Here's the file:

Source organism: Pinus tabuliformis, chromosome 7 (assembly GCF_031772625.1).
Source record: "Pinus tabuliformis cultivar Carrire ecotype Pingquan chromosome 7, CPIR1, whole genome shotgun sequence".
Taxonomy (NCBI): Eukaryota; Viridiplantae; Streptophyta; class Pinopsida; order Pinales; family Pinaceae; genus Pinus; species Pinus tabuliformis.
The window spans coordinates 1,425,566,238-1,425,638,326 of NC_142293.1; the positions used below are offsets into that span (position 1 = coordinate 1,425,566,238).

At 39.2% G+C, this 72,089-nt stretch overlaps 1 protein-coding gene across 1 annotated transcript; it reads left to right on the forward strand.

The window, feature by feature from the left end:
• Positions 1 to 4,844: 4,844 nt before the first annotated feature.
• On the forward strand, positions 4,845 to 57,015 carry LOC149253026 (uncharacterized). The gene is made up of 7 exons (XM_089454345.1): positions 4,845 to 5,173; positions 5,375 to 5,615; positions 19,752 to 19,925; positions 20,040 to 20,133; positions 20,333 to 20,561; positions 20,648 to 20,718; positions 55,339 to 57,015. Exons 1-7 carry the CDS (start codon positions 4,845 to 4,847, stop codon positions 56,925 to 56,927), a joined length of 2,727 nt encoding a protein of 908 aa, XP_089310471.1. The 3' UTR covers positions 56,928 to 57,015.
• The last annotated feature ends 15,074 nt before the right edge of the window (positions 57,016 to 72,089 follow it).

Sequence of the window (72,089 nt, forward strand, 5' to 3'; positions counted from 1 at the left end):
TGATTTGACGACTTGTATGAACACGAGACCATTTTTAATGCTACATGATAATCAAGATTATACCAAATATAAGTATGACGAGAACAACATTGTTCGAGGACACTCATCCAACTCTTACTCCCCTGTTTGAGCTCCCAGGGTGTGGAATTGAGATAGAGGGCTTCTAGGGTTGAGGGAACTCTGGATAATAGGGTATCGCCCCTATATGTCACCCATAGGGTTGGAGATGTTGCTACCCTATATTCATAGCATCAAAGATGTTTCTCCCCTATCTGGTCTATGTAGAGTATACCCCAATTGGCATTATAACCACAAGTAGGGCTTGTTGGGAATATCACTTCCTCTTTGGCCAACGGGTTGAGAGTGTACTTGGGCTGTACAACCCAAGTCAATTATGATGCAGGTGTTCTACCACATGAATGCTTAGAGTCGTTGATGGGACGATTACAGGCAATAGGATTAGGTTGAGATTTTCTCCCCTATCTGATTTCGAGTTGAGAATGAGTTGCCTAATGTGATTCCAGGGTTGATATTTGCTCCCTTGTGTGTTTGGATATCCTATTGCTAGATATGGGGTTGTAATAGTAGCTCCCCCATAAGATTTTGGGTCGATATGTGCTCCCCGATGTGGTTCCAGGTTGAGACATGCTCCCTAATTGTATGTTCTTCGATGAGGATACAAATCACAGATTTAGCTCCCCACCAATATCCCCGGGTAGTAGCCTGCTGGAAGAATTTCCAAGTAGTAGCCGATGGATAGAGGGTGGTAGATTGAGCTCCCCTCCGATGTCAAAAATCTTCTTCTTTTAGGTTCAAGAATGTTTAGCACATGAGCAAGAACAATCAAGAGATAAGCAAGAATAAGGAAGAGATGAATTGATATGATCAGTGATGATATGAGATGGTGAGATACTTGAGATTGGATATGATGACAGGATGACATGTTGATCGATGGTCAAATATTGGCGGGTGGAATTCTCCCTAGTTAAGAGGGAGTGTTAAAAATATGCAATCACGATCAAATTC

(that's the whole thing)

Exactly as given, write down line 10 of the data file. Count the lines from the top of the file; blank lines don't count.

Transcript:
Sequence of the window (72,089 nt, forward strand, 5' to 3'; positions counted from 1 at the left end):